“[The Bone Clocks] might just become the 1984 of the climate change movement. It dramatizes the consequences of our improvident modern economy in the way George Orwell’s novel awakened people to the ‘Big Brother’ mentality of Soviet communism.”—David Ignatius, The Washington Post
“[The Bone Clocks] enthralls, soars, and crackles.”—The Daily Beast
“Mitchell is back and as genre-bendy as ever. Describing the breadth of his latest epic as ‘sprawling’ wouldn’t quite do it justice.”—The Huffington Post
“Deeply meaningful . . . The Bone Clocks has everything you might expect to find in a David Mitchell novel: Great characters in settings far-flung over space and time, all tied together by ambitious ideas and gorgeous writing.”—BuzzFeed
“Mitchell may be the greatest novelist in the English language currently in his prime.”—The A.V. Club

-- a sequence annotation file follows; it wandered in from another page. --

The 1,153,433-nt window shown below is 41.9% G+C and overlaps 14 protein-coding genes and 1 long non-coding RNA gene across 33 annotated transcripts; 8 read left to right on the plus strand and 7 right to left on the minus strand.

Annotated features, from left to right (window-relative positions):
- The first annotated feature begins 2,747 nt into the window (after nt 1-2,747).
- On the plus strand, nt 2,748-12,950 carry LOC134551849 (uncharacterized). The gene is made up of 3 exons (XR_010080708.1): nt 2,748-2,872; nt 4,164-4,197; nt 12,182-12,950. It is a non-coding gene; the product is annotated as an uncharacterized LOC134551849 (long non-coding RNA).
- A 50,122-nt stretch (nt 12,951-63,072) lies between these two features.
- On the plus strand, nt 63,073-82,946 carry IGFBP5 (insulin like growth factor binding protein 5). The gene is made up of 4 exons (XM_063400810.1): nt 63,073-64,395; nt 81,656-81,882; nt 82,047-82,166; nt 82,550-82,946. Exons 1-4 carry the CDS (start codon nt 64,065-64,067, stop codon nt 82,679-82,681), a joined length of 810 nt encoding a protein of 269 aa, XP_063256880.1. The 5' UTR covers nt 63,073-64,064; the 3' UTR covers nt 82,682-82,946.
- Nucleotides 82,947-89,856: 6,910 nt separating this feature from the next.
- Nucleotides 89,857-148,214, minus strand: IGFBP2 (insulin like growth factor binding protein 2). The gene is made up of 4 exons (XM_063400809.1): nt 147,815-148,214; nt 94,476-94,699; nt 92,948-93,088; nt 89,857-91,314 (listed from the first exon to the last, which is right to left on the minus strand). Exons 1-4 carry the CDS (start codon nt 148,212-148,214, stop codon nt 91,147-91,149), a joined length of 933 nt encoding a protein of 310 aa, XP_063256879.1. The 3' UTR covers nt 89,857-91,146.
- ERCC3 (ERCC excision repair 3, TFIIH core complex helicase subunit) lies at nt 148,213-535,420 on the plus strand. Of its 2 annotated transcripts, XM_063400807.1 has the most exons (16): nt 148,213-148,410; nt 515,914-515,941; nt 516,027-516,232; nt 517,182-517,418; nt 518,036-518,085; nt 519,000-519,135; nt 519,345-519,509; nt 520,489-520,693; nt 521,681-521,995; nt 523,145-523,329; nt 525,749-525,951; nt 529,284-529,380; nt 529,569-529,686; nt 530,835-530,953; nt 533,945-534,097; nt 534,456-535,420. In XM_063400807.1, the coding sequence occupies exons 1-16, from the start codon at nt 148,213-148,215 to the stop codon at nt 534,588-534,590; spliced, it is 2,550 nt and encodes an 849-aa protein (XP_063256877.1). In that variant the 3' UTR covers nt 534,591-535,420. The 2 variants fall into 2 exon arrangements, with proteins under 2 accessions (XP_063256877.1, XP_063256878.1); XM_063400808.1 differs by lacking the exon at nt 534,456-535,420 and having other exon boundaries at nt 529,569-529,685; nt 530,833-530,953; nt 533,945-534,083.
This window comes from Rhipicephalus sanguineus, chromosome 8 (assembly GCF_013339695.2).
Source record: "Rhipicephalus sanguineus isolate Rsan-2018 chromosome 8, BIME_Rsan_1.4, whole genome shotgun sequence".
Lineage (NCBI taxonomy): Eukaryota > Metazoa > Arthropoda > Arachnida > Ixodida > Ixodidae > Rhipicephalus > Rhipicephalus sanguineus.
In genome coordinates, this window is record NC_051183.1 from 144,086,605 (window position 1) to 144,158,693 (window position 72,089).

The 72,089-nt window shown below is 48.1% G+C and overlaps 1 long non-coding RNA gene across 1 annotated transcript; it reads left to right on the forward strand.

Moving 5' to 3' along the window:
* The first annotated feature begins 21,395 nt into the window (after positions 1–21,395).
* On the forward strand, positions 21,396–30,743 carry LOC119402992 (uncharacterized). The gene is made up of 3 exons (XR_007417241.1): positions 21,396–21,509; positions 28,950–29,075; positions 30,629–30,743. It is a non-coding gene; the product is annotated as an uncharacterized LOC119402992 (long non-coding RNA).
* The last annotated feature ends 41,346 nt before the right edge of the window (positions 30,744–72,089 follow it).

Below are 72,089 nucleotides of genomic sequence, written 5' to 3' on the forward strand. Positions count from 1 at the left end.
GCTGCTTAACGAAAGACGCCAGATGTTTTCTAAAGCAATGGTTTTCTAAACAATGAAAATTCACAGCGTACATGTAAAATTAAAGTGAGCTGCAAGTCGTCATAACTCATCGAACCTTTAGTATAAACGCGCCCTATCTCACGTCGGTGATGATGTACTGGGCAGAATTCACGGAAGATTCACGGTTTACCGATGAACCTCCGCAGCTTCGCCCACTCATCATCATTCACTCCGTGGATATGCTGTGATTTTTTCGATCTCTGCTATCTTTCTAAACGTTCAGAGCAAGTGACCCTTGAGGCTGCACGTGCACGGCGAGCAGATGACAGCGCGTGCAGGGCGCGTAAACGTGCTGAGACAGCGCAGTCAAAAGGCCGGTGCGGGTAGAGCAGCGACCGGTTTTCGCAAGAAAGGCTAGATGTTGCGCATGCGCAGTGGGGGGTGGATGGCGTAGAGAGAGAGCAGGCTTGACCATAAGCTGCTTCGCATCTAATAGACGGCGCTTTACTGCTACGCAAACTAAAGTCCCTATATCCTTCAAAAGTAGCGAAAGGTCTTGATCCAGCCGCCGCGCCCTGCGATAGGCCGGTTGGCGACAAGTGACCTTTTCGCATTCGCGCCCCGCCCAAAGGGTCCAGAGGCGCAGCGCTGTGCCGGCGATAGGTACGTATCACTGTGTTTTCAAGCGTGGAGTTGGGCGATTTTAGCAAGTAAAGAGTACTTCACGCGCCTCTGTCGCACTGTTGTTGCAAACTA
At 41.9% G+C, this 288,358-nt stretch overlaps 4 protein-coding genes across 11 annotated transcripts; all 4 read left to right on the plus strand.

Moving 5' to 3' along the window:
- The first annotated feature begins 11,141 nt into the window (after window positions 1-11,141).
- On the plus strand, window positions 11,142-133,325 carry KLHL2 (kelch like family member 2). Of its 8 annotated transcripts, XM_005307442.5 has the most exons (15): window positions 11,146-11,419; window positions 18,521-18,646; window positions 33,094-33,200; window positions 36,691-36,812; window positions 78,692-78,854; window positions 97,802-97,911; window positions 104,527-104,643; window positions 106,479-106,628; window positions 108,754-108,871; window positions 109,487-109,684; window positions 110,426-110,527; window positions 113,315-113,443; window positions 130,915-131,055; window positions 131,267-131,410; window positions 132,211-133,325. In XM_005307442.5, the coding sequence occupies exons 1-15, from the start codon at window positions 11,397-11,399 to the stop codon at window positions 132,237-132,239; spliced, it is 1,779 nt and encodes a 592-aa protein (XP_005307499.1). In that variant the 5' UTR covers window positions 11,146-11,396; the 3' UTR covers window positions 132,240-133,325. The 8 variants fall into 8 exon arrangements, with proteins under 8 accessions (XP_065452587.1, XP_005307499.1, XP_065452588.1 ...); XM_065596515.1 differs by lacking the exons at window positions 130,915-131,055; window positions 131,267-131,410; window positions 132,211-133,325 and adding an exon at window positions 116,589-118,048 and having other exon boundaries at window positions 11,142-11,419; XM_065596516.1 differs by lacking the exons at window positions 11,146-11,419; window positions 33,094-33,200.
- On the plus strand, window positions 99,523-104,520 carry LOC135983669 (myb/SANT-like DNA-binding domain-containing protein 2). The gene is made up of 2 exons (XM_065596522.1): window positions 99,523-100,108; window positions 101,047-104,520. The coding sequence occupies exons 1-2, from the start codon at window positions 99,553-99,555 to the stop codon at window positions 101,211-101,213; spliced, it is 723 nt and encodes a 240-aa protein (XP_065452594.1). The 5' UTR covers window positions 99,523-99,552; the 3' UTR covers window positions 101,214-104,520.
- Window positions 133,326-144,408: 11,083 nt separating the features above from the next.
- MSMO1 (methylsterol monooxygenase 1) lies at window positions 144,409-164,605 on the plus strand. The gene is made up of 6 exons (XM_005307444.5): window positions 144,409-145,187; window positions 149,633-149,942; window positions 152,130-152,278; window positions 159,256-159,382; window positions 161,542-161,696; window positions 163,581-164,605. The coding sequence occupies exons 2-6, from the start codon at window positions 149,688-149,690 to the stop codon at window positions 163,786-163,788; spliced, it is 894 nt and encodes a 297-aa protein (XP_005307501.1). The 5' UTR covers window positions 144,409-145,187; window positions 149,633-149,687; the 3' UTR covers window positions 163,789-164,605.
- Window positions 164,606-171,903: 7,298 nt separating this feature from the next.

“A fascinating and moving book about time, technology and even the ‘State of the World.’”—The Dallas Morning News
“Mitchell is a brilliant literary mesmerist. . . . He writes with scintillating verve and abundance. . . . [Mitchell’s is a] joyful, consoling world.”—The Telegraph
“A fantastic, perilous journey over continents and decades. Fans of Mitchell’s Cloud Atlas will find this equally ambitious and mind-bending.”—Marie Claire
“[A] beautiful explosion of adventurous ideas . . . As [Mitchell’s] oeuvre develops, he seems to be getting cleverer, braver and delightfully madder.”—The Times
“Fantastical, ambitious, bold and exuberant.”—The Observer